I am committed to cross-disciplinary work, believing that disciplines such as history, literature, and theater are not discrete units, but fields that inform one another and work together to both produce and reproduce culture, a passion I believe helps me design courses and learning opportunities that realize the University’s mission “to prepare our students to lead purposeful and fulfilling lives in a global society by providing the highest-quality education through experiential, collaborative and discovery-based learning.” This philosophy informs both my approach to teaching, in courses such as Dramaturgy, and my scholarship, in essays such as "Metatheatrical Labor in Rude Mechanicals’ The Method Gun," which I presented at the American Society for theater Research's annual conference in 2011. I am particularly invested in helping students engage in the learning process and hope that they can develop personal strategies that allow them to recognize the value of writing as a way to make critical thinking an active, physical process and enable them to develop the skills and the confidence to enthusiastically, publicly articulate their points of view.
Ph.D. The University of Texas at Austin
M.F.A. The University of Georgia
B.A., Suffolk University, Boston, MA
“Value, Voice, and Identity in Three Birds Alighting on a Field.” International Dramaturgy: Translation and Transformation in the Theater of Timberlake Wertenbaker. Eds. Sara Freeman and Maya Roth. Peter Lang, 2008. 195-208.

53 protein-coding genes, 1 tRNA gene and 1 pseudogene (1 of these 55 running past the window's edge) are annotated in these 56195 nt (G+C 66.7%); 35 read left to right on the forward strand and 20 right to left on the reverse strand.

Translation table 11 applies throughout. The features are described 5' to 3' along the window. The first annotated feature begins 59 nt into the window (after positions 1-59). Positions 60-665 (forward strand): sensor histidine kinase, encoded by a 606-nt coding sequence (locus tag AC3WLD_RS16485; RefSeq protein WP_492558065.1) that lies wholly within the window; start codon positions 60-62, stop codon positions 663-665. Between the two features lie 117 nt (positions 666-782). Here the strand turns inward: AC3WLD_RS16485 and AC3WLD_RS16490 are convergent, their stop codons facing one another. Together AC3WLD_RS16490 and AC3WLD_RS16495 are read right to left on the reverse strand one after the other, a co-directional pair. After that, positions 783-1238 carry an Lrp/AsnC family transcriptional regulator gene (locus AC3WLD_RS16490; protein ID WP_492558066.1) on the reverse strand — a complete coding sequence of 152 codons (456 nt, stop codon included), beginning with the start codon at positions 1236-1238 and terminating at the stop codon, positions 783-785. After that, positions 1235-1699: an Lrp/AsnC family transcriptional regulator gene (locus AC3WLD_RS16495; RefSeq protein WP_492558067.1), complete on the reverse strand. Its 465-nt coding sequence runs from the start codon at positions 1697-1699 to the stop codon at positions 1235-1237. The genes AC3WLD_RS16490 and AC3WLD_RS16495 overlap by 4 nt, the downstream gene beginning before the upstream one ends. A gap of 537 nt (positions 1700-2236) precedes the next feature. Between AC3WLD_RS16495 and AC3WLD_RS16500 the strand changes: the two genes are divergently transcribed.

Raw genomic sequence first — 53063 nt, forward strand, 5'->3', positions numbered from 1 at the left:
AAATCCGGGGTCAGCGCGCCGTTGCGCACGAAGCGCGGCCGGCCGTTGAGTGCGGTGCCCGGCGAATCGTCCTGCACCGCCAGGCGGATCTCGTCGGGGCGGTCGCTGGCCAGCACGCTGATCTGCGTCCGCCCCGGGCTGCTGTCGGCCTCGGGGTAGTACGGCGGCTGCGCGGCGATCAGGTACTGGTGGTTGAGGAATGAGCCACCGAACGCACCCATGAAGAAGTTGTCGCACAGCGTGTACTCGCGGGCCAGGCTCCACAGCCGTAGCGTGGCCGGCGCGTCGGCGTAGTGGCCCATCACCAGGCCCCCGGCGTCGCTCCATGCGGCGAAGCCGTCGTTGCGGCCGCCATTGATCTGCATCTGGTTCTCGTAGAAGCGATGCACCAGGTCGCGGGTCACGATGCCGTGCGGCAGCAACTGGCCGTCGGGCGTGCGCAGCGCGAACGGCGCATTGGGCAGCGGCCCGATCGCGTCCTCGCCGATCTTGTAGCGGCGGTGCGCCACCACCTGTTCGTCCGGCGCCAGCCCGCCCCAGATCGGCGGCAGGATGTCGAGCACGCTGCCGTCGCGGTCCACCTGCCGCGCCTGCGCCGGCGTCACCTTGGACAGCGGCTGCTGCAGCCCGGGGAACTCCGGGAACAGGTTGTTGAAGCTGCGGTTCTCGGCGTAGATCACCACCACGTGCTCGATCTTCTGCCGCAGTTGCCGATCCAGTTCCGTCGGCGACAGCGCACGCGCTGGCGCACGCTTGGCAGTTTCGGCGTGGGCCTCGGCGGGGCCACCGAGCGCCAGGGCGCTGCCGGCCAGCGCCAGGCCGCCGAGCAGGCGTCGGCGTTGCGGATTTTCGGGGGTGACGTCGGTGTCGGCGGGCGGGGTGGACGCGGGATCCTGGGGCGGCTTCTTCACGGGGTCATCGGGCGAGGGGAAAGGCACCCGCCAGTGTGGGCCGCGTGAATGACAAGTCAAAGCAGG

“Utopia in absentia: Staging Possibilities in Kirk Lynn’s WAR.” Drama and the Postmodern: Assessing the Limits of Metatheatre. Ed. Daniel K. Jernigan. Cambria, 2008. 327-349.
“Performing Arts: Performers.” Encyclopedia of Women in World History. Eds. Bonnie G. Smith, et al. Oxford UP, 2008. 437-441.
“Metatheatrical Labor in Rude Mechanicals’ The Method Gun,” “Spectacles of Labor” working group, American Society for Theater Research (ASTR), Montreal, Canada, November 2011
“She Was Always Sad: Remembering Mother in Caryl Churchill's Not Enough Oxygen and A Number,” Symposium: Performing Motherhood in Modern and Contemporary Drama, Mount Allison University, Sackville, New Brunswick, Canada, October 2008.
“Negotiating Definitions of Dance and ‘American’ Identity in Myra Kinch’s Work for the Federal Theater Project,” ATHE, Denver, August 2008 (session co-coordinator, “Policy, Process, and Product: Dialogues Between Artists and Policy-Makers for Federally Funded Projects”)
“Got to Get Over the Hump: The Politics of Glam in the Work of Labelle and Parliament,” Emergent Scholars in Music as Performance Panel, Association for Theater in Higher Education (ATHE), Chicago, August 2006
“‘I Want You to Bring it up in the Conversation’: Value, Voice, and Identity in Three Birds Alighting on a Field,” International Dramaturgy: Translations and Transformations, A Symposium on the Theater of Timberlake Wertenbaker, Georgetown University, March 2006
“More than a Slideshow: PowerPoint, Performative Scholarship & Active Spectatorship,” ATHE, San Francisco, July 2005